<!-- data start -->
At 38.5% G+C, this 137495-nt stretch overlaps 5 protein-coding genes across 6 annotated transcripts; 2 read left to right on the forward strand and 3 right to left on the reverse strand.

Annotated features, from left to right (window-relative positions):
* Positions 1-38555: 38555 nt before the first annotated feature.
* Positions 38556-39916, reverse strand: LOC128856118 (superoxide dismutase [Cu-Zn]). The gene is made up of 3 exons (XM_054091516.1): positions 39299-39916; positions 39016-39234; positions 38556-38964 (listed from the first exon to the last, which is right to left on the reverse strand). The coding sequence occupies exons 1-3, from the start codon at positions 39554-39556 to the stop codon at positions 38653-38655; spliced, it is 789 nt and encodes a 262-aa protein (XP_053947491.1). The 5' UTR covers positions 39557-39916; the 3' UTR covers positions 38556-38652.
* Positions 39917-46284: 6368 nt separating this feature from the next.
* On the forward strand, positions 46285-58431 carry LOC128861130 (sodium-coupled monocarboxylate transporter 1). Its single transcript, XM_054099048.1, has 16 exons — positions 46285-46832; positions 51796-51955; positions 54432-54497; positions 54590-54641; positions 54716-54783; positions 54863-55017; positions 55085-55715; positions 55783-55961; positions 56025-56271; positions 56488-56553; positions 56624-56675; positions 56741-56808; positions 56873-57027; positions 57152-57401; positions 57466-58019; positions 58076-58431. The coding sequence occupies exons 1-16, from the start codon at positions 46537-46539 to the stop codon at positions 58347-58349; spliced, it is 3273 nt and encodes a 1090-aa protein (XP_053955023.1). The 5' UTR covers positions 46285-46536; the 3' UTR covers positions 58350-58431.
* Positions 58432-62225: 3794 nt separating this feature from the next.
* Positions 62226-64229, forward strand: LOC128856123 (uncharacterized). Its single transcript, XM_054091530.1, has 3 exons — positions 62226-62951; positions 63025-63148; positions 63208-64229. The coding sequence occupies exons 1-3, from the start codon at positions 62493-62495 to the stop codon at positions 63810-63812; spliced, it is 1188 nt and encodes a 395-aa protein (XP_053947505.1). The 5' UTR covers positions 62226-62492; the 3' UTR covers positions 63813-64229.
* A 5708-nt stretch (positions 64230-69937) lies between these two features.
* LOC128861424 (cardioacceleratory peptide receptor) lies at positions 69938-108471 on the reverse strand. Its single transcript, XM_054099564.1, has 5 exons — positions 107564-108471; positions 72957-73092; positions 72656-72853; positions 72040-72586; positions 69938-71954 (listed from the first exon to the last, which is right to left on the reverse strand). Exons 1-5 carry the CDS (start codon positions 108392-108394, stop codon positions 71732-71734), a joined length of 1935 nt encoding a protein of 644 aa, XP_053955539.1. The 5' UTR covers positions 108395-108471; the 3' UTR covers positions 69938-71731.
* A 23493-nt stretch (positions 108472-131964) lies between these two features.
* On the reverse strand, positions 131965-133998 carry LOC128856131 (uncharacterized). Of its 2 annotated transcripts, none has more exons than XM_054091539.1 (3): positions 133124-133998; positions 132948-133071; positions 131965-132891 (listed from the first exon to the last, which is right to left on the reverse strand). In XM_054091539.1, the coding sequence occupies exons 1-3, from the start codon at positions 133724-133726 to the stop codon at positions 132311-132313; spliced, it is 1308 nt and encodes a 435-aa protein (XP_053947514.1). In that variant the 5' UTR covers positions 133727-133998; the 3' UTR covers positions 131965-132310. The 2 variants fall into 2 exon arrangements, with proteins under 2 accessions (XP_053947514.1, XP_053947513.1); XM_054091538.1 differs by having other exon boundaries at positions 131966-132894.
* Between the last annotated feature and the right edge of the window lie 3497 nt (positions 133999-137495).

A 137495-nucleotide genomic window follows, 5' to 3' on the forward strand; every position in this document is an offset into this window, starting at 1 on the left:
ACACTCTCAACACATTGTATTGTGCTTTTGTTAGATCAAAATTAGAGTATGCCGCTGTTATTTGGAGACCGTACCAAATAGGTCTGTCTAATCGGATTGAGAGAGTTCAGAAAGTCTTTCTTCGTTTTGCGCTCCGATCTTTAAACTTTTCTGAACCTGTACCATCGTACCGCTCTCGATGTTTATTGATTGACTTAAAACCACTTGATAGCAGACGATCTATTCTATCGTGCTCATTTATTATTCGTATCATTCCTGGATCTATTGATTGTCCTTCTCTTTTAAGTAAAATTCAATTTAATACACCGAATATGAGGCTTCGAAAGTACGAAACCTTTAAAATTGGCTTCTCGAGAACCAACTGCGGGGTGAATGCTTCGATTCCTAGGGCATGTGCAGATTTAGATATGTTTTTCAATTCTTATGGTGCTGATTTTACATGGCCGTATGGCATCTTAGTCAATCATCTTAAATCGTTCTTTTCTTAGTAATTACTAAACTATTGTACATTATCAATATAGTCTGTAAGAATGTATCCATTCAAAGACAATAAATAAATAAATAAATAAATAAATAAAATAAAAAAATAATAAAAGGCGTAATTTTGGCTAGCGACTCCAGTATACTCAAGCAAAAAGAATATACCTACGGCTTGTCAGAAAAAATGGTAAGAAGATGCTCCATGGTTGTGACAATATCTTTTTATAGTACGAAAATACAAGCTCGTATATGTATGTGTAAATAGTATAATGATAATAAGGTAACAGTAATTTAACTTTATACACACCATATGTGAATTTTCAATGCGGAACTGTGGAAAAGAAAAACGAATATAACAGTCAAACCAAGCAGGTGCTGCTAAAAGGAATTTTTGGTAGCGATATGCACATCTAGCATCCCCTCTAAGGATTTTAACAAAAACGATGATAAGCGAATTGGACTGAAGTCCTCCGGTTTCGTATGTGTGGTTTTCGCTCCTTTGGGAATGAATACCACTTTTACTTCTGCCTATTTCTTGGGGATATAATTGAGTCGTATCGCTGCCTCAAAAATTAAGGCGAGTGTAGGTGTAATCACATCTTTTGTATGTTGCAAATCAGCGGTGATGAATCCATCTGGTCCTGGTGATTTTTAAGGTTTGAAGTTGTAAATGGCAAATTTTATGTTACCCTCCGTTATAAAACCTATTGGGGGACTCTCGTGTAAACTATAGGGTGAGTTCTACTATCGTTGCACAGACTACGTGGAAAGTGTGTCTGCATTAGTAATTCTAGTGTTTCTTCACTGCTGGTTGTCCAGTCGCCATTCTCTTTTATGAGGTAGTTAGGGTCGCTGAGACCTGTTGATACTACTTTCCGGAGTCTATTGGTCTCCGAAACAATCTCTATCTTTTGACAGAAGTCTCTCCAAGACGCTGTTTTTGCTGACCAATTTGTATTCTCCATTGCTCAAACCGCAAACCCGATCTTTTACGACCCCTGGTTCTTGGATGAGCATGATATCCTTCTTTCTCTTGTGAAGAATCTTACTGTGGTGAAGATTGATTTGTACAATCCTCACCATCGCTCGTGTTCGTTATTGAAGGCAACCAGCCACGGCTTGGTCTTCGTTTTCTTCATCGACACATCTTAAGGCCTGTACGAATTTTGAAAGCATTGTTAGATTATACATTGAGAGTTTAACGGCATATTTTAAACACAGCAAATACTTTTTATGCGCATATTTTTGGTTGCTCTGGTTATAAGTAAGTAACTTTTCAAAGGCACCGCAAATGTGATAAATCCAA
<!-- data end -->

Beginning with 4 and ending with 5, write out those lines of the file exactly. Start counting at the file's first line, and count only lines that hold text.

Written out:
* Positions 38556-39916, reverse strand: LOC128856118 (superoxide dismutase [Cu-Zn]). The gene is made up of 3 exons (XM_054091516.1): positions 39299-39916; positions 39016-39234; positions 38556-38964 (listed from the first exon to the last, which is right to left on the reverse strand). The coding sequence occupies exons 1-3, from the start codon at positions 39554-39556 to the stop codon at positions 38653-38655; spliced, it is 789 nt and encodes a 262-aa protein (XP_053947491.1). The 5' UTR covers positions 39557-39916; the 3' UTR covers positions 38556-38652.
* Positions 39917-46284: 6368 nt separating this feature from the next.